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Judge keeps logging road suit alive

Mateusz Perkowski

Capital Press

A lawsuit over Clean Water Act permits for logging roads will be allowed to proceed for at least several more months.

A federal judge has kept alive a lawsuit that alleges some logging roads are subject to Clean Water Act permits.

At an April 29 hearing, U.S. District Judge Anna Brown denied a motion to dismiss the case, which was the subject of a U.S. Supreme Court ruling last year.

The nation’s highest court held that runoff from logging roads isn’t associated with industrial activity and thus doesn’t require Clean Water Act permits.

That ruling reversed an opinion by the 9th U.S. Circuit Court of Appeals, which held that logging roads are subject to such regulation.

The timber industry feared that the permits would create a massively expensive new regulatory burden.

The Northwest Environmental Defense Center, which filed the case, argues that certain claims in the lawsuit have survived the Supreme Court ruling.

The plaintiff claims that rock crushing, gravel washing, log sorting and log storage facilities are not exempt from the Clean Water Act.

That interpretation of the law was established by the U.S. Environmental Protection Agency and upheld by the Supreme Court, the environmental group said.

The environmental group believes it should be able to proceed with the lawsuit on narrower grounds: logging roads that provide immediate access to such facilities are subject to Clean Water Act permits.

“NEDC is not creating new allegations out of whole cloth,” said Paul Kampmeier, attorney for the plaintiff.

The Supreme Court had the authority to simply close the case, but instead opted to send it back to the lower courts, he said.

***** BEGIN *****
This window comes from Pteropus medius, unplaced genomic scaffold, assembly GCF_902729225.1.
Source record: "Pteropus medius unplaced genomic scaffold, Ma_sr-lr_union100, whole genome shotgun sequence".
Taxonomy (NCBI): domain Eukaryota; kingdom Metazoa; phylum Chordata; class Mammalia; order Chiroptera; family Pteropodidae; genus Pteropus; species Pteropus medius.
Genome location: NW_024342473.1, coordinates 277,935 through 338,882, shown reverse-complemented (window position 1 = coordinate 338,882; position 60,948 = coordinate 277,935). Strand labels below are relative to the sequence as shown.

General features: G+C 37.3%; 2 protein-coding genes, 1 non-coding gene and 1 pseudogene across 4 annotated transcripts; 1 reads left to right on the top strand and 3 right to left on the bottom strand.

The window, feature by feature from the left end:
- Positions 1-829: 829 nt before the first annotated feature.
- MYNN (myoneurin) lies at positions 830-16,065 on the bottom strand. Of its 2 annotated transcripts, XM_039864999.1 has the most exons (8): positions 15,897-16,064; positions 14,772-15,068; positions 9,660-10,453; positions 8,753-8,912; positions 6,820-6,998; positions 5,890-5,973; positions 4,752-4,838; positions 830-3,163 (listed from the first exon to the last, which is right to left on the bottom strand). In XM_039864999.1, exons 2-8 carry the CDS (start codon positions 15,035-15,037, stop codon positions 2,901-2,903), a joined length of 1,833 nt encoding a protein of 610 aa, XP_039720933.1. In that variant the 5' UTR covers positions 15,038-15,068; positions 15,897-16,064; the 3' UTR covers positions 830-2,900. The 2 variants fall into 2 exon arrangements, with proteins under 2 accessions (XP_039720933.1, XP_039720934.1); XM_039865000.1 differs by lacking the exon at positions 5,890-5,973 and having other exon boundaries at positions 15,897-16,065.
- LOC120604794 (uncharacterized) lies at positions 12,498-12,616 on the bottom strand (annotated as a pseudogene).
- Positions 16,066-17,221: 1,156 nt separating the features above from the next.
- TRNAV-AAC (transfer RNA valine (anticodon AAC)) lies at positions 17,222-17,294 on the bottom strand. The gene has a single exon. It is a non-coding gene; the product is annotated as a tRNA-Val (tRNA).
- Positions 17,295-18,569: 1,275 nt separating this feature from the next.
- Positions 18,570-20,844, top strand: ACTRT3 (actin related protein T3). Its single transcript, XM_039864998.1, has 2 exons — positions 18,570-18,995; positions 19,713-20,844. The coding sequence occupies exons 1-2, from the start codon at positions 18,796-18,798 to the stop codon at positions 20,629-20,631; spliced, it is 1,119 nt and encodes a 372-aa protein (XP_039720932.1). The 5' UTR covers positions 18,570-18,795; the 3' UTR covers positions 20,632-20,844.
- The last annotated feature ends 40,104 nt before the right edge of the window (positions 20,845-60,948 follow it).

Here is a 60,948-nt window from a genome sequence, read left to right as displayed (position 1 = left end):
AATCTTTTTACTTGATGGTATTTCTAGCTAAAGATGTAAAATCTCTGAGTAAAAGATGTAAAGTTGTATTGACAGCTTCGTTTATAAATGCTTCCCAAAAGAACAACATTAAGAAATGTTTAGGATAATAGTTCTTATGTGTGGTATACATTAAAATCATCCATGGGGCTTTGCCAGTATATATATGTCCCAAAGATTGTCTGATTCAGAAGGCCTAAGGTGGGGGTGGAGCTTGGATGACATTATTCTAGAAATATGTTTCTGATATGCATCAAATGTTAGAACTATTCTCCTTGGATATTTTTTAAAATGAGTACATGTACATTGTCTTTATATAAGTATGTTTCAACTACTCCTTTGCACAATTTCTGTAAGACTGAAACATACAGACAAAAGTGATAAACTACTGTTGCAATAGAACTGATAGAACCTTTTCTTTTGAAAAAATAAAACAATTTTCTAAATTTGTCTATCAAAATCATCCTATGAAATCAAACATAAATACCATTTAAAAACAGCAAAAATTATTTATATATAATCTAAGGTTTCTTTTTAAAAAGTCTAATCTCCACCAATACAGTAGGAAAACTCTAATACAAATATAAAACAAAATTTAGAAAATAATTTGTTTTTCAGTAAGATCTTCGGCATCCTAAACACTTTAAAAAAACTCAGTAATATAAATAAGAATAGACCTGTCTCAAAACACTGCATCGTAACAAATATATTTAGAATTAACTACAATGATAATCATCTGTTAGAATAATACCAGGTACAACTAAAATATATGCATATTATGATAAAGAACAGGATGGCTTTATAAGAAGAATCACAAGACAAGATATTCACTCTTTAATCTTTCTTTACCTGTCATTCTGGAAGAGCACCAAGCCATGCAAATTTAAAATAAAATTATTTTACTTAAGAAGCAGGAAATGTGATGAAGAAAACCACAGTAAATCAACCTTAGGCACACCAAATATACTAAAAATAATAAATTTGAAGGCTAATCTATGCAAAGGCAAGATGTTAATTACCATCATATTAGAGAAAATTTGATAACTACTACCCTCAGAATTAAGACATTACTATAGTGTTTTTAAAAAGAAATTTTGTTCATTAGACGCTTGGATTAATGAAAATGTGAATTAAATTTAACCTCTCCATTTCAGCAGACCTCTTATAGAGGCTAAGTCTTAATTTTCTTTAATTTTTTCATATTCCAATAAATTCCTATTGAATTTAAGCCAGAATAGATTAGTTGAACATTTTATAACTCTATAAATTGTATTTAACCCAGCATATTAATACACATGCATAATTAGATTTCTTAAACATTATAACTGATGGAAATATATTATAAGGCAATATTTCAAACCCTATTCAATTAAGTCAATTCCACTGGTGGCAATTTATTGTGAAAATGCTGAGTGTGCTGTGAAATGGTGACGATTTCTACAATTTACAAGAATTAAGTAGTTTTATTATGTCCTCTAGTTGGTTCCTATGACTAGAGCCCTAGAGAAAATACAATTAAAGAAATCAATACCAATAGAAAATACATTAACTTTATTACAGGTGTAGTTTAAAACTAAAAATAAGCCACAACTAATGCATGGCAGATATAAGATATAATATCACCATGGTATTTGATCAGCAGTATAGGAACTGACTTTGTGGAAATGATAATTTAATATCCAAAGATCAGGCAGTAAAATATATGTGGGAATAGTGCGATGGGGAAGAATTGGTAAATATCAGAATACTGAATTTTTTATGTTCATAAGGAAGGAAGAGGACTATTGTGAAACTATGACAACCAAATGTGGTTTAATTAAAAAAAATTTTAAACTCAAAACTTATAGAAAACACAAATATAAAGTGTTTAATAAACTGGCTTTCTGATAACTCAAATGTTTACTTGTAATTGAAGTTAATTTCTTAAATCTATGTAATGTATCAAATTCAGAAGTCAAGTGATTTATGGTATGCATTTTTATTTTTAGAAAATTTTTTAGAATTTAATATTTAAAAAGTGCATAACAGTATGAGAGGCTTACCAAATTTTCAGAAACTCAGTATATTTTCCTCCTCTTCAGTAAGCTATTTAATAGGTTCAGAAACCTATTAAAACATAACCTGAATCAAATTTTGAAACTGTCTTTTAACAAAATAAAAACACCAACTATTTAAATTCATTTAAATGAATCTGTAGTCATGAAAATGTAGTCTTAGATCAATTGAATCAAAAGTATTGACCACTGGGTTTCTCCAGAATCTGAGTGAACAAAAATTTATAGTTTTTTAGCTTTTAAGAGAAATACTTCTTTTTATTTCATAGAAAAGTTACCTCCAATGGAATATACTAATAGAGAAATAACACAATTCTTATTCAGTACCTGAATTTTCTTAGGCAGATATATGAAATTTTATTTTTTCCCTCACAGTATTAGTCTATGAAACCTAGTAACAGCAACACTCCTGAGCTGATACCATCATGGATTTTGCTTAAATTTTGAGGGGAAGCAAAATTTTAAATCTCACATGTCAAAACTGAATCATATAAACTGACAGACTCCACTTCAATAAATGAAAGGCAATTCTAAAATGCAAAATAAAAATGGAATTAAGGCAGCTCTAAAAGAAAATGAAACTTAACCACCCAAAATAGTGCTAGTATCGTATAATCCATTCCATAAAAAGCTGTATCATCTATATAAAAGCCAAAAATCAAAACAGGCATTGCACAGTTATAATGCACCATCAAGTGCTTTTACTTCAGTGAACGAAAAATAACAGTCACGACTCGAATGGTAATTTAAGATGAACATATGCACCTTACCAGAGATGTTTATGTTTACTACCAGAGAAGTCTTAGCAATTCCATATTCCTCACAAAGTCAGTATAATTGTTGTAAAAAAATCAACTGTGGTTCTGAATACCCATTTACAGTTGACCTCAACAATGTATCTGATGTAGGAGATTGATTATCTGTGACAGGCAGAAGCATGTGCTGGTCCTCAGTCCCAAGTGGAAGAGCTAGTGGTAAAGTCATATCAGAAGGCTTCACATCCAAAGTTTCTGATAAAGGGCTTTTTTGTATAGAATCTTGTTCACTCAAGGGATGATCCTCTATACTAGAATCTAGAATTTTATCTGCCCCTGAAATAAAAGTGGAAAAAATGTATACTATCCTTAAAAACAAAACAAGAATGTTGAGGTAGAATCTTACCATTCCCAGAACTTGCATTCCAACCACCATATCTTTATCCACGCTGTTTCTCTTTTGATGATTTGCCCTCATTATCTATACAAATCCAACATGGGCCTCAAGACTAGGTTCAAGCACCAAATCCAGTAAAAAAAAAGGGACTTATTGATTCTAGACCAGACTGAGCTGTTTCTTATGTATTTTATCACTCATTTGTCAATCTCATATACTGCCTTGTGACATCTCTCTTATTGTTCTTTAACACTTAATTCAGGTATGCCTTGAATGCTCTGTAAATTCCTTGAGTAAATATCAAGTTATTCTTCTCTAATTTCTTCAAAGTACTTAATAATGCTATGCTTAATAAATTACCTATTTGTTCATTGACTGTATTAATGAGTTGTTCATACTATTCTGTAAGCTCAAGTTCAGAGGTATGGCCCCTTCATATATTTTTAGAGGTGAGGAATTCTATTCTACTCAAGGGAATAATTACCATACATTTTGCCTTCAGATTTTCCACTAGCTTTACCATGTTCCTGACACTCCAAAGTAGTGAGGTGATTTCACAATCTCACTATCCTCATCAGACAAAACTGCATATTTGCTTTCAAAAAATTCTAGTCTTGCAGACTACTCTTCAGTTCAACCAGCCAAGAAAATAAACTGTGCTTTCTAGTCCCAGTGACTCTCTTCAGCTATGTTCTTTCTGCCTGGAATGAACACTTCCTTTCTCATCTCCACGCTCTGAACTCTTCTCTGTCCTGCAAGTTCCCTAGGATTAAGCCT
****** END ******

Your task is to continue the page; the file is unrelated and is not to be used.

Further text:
The implication is that the ruling was meant to narrow the scope of the litigation without ending it altogether, Kampmeier said.

The State of Oregon and several timber companies, the defendants in the case, argued there was nothing left to litigate.

The issue of logging roads providing immediate access to regulated facilities wasn’t mentioned in the environmental group’s complaint or its notice-of-intent-to-sue letter, said Per Ramfjord, attorney for the timber companies.

If the NEDC had made such allegations, the defendants could have looked at a map of their facilities and prepared a defense accordingly, he said.

“That wasn’t what this case was about,” Ramfjord said.

Judge Brown appeared skeptical of the environmental group’s contentions during the oral arguments, at one point calling one of its legal theories a “non-starter.”

However, she said that dismissing the case now without letting NEDC further develop its arguments would open the door for its reinstatement by the 9th Circuit.

Brown said the plaintiff deserves the chance to propose an amended complaint in the case, which the court could then accept or reject.

Her ruling sets the stage for at least another several months of litigation.

The parties will have until mid-July to submit new court documents and another oral argument has been scheduled for Aug. 14.



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